As this is definitely an 'at need' device, I'd be curious about a Psion Revo style device (maybe larger but jacket pocket sized at most) with a USB-C connection to my actual phone which just serves as UI, relaying screen and keyboard and not doing any actual processing or storage. That would have a lot longer lifespan as it could move from phone to phone as I upgraded.
I loved the Psion Series 5 when it was new. I even managed to connect it to an Ericsson T68 mobile with IR receiver and made circuit-switched data calls before GPRS was a thing.
This Cosmo device looks intriguing, but the poor battery life is a real passion-killer for me. There does appear to be something lacking that's a good notetaker for short meetings or conferences, but I think that tablets will be able to do that job much better for any lengthy meeting where a lot of typing needs to be done. However, we do need a variety of different products rather than everything being the same as everything else.
The meeting "use case" is the best reason to pick up one of these devices, (second is light programming/ssh client).
Battery life is not an issue (once you switch off CODI). The keyboard is it's best feature, I can easily touch type and find it much better that the keyboards which come with the ipad pro or MS surface tablets.
I've had mine since late-November, and I've been very, very happy with it. It's a huge improvement over the Gemini in every respect other than battery life (which has improved markedly with the latest firmware).
For doing admin work on the fly, it's unbeatable. A full, five-row, physical, backlit keyboard, with all the usual symbols on it knocks all the on-screen things I've ever seen flat.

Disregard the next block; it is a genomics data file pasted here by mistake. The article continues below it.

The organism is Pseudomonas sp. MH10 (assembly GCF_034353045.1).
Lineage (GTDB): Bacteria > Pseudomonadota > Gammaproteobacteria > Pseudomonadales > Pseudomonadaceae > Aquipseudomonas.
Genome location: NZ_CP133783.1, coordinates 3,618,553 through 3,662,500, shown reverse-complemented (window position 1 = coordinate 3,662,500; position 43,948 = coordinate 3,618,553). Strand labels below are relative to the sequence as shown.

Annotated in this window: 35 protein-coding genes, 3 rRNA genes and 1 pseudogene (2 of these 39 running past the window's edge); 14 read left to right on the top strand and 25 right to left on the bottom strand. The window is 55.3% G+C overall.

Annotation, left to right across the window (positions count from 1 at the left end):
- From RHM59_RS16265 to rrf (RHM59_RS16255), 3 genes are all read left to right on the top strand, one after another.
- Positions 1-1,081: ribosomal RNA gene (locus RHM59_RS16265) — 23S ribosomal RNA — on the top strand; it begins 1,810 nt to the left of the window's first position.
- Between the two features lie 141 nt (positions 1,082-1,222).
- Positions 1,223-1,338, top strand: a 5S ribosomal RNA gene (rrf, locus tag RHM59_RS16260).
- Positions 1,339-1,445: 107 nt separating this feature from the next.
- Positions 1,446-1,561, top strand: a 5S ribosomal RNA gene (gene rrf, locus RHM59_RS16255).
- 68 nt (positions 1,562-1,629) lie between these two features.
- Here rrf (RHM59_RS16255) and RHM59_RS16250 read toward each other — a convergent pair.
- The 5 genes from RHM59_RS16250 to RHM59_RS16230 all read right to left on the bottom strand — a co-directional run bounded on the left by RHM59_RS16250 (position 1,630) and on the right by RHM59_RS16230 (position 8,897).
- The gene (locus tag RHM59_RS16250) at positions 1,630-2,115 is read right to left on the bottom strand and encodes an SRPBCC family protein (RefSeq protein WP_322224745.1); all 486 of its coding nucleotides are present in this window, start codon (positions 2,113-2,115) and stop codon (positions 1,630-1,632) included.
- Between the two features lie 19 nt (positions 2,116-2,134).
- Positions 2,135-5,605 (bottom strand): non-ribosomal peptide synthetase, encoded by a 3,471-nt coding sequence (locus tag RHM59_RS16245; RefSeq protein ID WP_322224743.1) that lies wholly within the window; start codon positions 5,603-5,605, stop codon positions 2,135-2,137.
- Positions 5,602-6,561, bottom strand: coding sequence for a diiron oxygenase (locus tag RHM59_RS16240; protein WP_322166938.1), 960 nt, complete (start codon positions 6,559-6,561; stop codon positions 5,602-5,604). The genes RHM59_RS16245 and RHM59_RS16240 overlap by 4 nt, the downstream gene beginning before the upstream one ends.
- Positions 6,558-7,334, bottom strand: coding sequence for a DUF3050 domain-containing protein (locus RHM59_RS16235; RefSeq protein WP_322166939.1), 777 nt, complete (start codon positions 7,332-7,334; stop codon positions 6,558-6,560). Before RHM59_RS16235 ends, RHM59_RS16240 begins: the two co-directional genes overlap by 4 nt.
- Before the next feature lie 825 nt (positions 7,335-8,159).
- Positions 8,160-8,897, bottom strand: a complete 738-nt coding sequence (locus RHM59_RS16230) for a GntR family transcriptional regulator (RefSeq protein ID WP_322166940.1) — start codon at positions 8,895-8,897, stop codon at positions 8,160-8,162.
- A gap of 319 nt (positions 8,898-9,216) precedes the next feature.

I have the Gemini, but the only thing I would want from the Cosmo is the backlit keyboard. Everything else on the Cosmo seems to be geared towards the phone side of things. I already have a phone.
Also, with the Cosmo I would have to lose Sailfish, which I binned Android for as soon as I could and I am so pleased with. Continually supported by Jolla, I've just installed the latest Rokua update OTA (220.127.116.11) that was just released 23rd April. So there was no way I could be chucking a few hundred for a keyboard backlight, especially as I'm now so familiar I can touch type without looking.
No prospect of sailfish on the new slidey keyboard thing either, so one is not coming to me.
I don't know why Cosmo is being reviewed now when it was shipping months ago and there's a successor on the way already.
I used the Gemini as a phone, and it was OK. Slightly annoying to have to open the thing up every time, though.
I have backed the Astro Glide, as I think it'll fix the issues this thing still has -- I am a tad disappointed in CoDi on this thing. I've no idea why it's being reviewed now, either. Most sites reviewed it back in September, IIRC.
It's what might have been in 2007 from Nokia, if they'd not lost the plot in 2003-2004.
Though probably the earlier 486 communicator was inspired by a Psion.
9210 used ARM, 9100 series a kind of 486.
N9210 CCFL backlight
N9210i, LED backlight and ungraded modem, though my ISP could only do 14.4K (one call charge) or 28.8 K (double charge rate). It was contract data packages, started by Apple, that made smartphones usable for non-corporates on the Internet.
Sure it's niche, but it's choice. There are not many decent alternatives to 5" to 6.6" slab of touch screen with volume buttons only if you are luck to even have them. I don't want a Doro.